“India’s state electricity boards (SEB’s), which run the power distribution infrastructure and own most current generating capacity, are in very poor financial shape, with many of them technically insolvent.”

    Consider India’s electricity Transmission and Distribution (T&D) grid:
    ————————-

    “Press Trust of India
    New Delhi, February 23, 2006
    India’s electricity transmission and distribution losses at 31.05 per cent during 2004-05 are the highest among neghbouring countries in South Asia, the Rajya Sabha was informed on Thursday (by Power Minister Sushilkumar Shinde).

    An old and weak infrastructure, overloading of existing lines, inadequate funds with states to invest in up-gradation were the main reasons for technical losses, he said.”
    ———————-

    This means that of India’s 126 gigawatts of electricity capacity, THIRTY-NINE GIGAWATTS go down the rathole.
    India’s ENTIRE nuclear capacity is a miniscule 3.6 gigawatts.

    If India increased its nuclear capacity TEN times it would still not cover the simple waste.

    As to nuclear waste disposal, Disney’s First Law: “Wishing Will Make It True” does not apply.

    And as to thorium, the plutonium and U233 produced in India’s 3-tier nuclear scheme will create 1,000s of atomic bombs worth of fissiles.——————————————————-

    As to the comments of Alok Niranjan…

    I will ignore what appears to be ad hominum slurs and instead quote:

    “There is only one reasonable approach to non-proliferation: lead by example.”

    and

    ” put a lid on this talk defending the Nuclear Toilet Paper “treaty” which India has never signed.”

    Absolutely! The NPT is possibly the worst treaty evr created (even more than the treaties that helped start WW2). It has spread both latent and actual proliferation around the globe. It is not a farce, it is a tragedy.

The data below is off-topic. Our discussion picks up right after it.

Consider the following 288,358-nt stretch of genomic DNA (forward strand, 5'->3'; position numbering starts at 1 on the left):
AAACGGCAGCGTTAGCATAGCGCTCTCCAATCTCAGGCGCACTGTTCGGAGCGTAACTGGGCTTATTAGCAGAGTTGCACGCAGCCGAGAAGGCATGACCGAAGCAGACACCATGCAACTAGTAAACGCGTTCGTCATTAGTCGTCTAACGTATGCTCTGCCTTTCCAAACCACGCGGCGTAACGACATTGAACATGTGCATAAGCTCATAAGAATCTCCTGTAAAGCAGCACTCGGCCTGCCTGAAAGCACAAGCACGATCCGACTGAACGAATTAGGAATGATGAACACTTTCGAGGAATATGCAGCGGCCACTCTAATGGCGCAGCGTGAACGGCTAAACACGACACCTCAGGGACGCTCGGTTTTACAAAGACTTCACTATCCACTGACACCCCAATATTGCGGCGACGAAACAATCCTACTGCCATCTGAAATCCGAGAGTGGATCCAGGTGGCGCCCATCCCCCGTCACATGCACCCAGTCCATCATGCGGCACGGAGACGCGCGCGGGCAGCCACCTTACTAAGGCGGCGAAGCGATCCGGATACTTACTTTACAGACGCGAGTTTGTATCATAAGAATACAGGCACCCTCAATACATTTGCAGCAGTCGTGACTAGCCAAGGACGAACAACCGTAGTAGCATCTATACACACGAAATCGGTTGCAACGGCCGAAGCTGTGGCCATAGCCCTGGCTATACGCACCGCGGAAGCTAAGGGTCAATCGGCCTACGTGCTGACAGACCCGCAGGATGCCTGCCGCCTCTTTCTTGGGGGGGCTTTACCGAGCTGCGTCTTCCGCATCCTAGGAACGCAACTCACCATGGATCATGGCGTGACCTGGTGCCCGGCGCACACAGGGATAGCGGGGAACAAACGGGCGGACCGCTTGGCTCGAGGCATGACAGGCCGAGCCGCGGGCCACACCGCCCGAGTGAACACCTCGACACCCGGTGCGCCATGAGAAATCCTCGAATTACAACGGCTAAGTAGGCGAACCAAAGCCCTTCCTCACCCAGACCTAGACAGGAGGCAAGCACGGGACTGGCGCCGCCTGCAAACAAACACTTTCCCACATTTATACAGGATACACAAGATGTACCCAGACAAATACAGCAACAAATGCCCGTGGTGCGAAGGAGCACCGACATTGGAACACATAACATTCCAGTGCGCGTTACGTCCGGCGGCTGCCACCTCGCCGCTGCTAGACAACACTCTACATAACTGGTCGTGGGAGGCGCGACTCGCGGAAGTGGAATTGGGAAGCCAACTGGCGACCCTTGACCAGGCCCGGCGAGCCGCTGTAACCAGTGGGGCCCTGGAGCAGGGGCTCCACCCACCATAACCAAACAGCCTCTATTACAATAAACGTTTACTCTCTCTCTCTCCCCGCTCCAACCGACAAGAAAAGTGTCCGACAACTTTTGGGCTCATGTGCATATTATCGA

yale

  23. Akash (History)

    The Cirus and Apsara are obligated not to be used for weapons (altho that is exactly what they are) so India is shutting them down or moving them. This agreement thus allows India to engage in unrestricted fissile production, while at the same time, legally able to buy training, spare parts, new technologies, and obtain funding to clandestinely feed their war machine.

    Jeez, please get a hold!
    India’s “war machine” is currently meant to safeguard India- not jump around taking over the world. India has a NFU pledge to boot & has not engaged in any sort of officially sanctioned proliferation.
    Now I know that more nukes dont make anyone happy (I am not!) but as long as India remains in an extremely tough neighbourhood, it has to do what it must to safeguard itself.

  24. Yale Simkin (History)

    The world, including India, is on an orgy of arms aquisitions.
    It is tragic that nations that cannot even feed themselves are creating atomic bombs, long-range missiles, submarines, aircraft carriers, etc, etc, ad nauseum.

    http://www.designsuite.org/wewerehumans/WWH_ingles.swf

  25. Akash (History)

    Ok my previous message to Mr Simkin didnt get through to be posted..so here we go again…

    “Yes, scarce resources. The per capita GDP of India is $500. The US and Japan for comparison is $38,000 per person.”

    This is merely the result of not following the capitalistic economic model as used by the US, nor did India get a Marshall plan to recover from two centuries of British economic mismanagement. However, what is creditable is that despite these hurdles and low resources, plus the limitations of a quasi socialist model, India has pursued and become proficient in several sectors of high technology- from aerospace to nuclear science to information technology. These are what are allowing India to proceed on rapid economic growth right now, with an average of 1% of the Indian population pulled out of poverty over the last 15 years. To use this as anything but a positive example is ridiculous.